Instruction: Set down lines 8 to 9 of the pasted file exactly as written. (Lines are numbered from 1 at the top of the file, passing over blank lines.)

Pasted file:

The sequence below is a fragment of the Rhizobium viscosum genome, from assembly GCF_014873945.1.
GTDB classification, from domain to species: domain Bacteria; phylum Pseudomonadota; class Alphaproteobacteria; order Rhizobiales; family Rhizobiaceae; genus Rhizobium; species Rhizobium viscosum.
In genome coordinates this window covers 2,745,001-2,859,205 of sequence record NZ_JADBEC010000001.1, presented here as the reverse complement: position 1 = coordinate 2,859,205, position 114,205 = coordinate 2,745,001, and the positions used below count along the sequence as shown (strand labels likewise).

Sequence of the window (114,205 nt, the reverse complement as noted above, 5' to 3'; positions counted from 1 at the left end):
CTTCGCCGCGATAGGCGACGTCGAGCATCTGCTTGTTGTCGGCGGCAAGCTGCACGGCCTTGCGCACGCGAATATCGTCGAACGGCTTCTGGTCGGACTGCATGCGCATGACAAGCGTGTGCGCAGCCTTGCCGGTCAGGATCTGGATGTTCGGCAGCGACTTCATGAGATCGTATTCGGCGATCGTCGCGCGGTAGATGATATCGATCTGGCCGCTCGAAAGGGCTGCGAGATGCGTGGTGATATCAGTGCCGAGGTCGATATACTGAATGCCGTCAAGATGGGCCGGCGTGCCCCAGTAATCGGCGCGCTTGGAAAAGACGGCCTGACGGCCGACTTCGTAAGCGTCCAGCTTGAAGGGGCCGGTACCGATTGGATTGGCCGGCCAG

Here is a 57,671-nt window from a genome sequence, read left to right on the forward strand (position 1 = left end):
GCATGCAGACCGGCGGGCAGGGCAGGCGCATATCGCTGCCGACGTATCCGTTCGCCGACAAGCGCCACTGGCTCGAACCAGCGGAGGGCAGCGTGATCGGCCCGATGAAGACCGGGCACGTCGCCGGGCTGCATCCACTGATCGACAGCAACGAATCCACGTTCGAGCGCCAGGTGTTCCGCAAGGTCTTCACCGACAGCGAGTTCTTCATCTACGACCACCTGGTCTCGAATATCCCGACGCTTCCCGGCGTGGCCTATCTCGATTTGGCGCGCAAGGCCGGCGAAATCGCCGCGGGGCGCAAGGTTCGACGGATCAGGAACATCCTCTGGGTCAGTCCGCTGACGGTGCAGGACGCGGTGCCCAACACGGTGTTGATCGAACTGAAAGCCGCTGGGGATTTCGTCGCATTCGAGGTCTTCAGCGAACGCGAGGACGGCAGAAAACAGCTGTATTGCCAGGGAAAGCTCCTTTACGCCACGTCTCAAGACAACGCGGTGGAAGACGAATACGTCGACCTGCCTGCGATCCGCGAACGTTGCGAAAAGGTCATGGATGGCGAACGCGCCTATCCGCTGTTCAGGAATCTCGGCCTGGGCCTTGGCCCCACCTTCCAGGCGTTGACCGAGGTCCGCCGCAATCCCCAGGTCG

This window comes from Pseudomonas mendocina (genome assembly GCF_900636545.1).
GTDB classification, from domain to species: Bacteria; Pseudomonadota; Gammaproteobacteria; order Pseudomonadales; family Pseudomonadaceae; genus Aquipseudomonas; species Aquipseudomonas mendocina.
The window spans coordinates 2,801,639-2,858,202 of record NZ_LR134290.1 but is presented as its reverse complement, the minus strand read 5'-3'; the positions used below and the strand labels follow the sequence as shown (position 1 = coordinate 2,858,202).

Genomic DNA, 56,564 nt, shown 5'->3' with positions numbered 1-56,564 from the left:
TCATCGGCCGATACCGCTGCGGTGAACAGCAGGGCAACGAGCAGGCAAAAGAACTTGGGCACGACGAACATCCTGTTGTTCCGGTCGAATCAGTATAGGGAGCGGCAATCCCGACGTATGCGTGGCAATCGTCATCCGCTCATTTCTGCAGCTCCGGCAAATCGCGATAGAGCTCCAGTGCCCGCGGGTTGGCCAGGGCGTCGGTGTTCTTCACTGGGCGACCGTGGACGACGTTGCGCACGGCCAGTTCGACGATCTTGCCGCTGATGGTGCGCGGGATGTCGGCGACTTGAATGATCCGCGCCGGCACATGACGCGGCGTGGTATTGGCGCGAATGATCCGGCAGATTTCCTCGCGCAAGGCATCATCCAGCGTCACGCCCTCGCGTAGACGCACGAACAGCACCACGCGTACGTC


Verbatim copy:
This window comes from Pseudomonas mendocina (genome assembly GCF_900636545.1).
GTDB classification, from domain to species: Bacteria; Pseudomonadota; Gammaproteobacteria; order Pseudomonadales; family Pseudomonadaceae; genus Aquipseudomonas; species Aquipseudomonas mendocina.